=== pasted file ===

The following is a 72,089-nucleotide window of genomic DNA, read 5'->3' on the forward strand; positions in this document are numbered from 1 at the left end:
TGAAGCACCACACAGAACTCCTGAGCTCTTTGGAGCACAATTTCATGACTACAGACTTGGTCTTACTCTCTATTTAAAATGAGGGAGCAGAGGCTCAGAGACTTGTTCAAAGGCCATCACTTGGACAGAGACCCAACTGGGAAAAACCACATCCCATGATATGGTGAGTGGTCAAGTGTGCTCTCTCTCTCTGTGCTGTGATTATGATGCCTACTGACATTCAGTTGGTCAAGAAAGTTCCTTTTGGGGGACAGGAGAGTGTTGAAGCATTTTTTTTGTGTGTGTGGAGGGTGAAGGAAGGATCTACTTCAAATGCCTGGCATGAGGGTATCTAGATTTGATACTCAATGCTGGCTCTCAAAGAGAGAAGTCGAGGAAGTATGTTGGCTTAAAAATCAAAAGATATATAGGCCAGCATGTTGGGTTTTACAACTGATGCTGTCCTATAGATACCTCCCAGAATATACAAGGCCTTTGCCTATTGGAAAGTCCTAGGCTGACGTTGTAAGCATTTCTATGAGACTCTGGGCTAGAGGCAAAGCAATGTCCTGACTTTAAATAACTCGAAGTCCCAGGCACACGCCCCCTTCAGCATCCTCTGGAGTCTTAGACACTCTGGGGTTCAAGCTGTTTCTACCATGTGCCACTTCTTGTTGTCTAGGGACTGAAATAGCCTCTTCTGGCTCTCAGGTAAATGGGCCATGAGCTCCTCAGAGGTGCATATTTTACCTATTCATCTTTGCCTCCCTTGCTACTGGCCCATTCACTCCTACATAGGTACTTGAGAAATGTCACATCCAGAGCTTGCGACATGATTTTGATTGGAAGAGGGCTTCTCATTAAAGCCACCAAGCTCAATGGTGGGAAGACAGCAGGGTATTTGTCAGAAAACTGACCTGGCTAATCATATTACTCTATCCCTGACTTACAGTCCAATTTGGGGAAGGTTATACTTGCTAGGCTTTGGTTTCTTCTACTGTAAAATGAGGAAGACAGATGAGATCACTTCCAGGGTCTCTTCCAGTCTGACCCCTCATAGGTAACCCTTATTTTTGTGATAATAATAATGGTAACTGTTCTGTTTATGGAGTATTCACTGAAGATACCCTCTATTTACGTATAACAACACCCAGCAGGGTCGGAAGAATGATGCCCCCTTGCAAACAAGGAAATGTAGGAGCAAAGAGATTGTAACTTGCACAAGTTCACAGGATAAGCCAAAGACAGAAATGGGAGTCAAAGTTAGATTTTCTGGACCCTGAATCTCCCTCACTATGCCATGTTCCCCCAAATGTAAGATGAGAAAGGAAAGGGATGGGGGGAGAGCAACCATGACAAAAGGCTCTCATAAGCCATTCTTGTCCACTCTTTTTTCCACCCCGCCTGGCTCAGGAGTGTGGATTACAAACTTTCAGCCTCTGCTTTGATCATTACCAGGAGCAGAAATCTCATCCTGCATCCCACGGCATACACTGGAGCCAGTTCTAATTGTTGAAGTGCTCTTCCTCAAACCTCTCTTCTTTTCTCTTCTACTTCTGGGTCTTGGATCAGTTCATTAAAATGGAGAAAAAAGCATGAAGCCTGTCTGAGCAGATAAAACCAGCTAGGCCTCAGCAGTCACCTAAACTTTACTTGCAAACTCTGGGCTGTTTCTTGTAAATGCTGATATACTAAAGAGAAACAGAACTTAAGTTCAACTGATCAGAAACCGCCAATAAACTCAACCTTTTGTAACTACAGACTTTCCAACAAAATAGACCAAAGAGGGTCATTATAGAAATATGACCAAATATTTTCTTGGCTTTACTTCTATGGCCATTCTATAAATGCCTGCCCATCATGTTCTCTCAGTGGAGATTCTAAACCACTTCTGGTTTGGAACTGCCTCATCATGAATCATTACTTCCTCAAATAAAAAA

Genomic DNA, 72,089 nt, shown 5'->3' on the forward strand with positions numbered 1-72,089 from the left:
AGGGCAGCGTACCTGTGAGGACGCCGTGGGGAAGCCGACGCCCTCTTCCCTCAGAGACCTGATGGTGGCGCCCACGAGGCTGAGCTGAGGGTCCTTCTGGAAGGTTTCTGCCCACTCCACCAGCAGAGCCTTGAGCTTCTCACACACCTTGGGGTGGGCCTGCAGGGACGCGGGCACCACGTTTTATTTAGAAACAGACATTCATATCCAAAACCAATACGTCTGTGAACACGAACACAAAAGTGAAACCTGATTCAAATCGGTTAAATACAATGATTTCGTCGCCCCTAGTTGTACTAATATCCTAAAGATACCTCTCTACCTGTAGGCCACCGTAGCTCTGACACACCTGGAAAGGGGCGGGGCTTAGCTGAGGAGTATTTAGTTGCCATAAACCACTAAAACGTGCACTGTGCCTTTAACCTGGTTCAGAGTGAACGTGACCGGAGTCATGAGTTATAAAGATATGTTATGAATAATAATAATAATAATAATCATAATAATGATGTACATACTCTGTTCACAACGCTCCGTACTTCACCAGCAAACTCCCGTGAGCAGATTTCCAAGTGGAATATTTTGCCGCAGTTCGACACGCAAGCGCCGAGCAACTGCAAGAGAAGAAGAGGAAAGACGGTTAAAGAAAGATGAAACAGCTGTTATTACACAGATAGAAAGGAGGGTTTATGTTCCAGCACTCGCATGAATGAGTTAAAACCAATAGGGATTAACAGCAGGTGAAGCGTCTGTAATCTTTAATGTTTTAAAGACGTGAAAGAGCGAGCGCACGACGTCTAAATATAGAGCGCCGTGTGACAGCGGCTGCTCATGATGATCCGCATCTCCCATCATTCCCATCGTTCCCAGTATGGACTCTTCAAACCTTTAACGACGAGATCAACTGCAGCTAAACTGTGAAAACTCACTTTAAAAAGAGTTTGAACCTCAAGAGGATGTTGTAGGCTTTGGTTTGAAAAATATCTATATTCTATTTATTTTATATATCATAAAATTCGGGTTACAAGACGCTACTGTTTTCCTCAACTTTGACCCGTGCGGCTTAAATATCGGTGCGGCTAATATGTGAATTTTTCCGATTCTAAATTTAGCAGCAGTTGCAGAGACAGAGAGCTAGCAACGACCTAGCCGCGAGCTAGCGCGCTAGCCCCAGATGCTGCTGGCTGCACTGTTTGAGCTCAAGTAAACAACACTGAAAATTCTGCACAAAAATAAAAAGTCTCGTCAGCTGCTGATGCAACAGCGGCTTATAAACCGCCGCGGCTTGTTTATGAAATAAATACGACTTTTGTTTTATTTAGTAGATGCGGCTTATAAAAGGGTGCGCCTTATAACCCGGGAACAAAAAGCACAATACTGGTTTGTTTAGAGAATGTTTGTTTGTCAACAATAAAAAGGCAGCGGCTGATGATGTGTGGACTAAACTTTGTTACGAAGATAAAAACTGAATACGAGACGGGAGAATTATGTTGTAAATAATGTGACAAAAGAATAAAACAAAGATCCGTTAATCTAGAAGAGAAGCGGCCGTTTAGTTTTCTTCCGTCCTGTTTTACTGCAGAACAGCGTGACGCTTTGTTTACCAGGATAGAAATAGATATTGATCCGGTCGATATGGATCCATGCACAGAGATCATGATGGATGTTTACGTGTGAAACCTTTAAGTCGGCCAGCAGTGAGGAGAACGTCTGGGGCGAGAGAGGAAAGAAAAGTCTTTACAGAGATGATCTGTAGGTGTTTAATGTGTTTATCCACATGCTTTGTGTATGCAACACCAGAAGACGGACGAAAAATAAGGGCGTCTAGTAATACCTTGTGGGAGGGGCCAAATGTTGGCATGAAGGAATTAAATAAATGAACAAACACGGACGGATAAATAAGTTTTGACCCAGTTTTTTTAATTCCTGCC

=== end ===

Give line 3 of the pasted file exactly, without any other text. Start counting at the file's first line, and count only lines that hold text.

Genomic DNA, 72,089 nt, shown 5'->3' on the forward strand with positions numbered 1-72,089 from the left: